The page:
It should come as no surprise that cellphones are very distracting for drivers, and the consequences can be deadly. It’s also no surprise that the number of fatal cellphone-involved crashes are grossly underreported.
The National Safety Council analyzed data from 180 fatal crashes that took place between 2009 and 2011 that resulted in one or more deaths. Using data from the National Highway Traffic Safety Administration’s Fatality Analysis Reporting System, the council determined that there was strong evidence that the driver had been using a cellphone at the time of the accident.
In 2011, the FARS identified only 52 percent of the crashes as cellphone-related. In 2010, it was 35 percent, and in 2009, only 8 percent.
Even in fatal accidents where the driver admitted using a cellphone, only half of the 2011 crashes were coded as involving a cellphone.
The database shows more than 32,000 traffic deaths overall in 2011, but only 385 are listed as involving cellphones. The NSC said that the underreporting makes it appear that distracted driving is less of a problem than it really is, making it more difficult to pass stricter laws.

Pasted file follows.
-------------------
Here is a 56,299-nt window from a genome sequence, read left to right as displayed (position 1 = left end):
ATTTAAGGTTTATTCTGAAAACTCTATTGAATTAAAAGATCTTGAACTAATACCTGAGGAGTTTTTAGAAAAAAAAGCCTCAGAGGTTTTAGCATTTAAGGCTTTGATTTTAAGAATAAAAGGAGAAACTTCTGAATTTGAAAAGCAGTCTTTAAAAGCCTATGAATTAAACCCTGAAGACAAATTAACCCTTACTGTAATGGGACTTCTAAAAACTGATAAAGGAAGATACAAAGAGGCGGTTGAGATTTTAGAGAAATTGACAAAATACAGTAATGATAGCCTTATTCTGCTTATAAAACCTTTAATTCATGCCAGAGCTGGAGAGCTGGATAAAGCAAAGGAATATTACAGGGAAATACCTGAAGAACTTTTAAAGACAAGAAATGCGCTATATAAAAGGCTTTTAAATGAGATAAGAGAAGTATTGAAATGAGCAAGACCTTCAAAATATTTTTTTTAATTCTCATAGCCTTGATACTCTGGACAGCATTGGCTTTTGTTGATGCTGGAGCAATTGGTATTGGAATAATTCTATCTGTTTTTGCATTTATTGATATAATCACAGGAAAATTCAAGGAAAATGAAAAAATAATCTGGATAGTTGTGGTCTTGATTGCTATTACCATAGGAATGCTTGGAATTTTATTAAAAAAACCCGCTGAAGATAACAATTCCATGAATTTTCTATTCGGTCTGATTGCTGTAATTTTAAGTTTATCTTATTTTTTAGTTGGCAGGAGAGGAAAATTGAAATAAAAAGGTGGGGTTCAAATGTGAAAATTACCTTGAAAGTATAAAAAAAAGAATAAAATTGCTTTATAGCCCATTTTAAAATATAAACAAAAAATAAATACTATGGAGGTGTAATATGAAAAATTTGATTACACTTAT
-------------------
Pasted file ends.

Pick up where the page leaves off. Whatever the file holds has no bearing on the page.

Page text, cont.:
The FARS database is the most reliable source of traffic crash statistics, but it is only as reliable as the people who report the accident information. The NSC found vast discrepancies in how states coded cellphone-related crashes. In Tennessee for example, there were 71 fatal crashes involving cellphones in 2010 and 93 in2011. However, New York, which has a significantly larger population, reported 10 such crashes in 2010 and one in 2011.
Other problems in getting an accurate number of cellphone-related accidents include driver reluctance to admit the behavior, lack of witnesses and the death of the driver.
Although other groups put the number significantly lower, the NSC estimates that 25 percent of all accidents involve cellphone use.
The exact number of accidents caused by cellphone use is unimportant. What’s important is that you pay attention to the road when behind the wheel. Don’t make a deadly mistake.